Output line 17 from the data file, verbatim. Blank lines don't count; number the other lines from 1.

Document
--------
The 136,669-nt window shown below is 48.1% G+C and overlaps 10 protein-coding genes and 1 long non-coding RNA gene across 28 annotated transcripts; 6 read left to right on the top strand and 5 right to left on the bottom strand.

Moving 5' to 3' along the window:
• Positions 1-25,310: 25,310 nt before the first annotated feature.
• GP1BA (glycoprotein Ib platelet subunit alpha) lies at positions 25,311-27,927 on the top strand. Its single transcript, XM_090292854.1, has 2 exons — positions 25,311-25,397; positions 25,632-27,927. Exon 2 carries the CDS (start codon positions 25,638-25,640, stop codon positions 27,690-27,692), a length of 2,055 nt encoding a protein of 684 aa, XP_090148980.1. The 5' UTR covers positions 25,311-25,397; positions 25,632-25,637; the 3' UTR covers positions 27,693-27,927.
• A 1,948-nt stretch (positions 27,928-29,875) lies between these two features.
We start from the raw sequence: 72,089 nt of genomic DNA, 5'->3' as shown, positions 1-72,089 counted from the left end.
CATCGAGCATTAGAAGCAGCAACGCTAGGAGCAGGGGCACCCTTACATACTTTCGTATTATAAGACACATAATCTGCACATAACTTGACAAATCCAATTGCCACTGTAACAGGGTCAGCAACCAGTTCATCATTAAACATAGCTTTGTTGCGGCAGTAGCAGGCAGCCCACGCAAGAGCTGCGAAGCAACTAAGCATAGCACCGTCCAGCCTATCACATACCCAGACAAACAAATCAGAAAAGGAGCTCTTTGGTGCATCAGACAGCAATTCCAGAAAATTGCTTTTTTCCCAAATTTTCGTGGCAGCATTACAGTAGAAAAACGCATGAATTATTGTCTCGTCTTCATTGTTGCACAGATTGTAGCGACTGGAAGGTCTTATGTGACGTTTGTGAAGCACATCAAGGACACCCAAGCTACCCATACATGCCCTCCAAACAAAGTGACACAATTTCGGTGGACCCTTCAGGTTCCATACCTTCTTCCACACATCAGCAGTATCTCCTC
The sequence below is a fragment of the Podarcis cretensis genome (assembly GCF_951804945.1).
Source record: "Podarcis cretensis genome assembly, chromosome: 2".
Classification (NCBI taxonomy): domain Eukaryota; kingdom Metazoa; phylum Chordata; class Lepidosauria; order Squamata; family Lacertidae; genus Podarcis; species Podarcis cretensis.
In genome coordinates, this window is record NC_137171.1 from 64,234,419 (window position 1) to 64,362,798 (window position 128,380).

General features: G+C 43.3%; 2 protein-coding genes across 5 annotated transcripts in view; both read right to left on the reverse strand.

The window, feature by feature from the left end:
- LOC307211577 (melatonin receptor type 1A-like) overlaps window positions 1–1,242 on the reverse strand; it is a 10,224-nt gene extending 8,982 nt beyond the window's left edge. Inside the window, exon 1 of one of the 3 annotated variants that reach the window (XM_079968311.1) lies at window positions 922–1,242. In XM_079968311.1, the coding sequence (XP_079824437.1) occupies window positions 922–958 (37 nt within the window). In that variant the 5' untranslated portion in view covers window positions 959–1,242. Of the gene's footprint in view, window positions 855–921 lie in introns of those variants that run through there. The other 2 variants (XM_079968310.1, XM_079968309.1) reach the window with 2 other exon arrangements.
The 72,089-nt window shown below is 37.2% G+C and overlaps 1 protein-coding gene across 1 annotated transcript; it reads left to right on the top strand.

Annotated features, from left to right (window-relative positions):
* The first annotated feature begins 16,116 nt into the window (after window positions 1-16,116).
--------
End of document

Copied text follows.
* The first annotated feature begins 16,116 nt into the window (after window positions 1-16,116).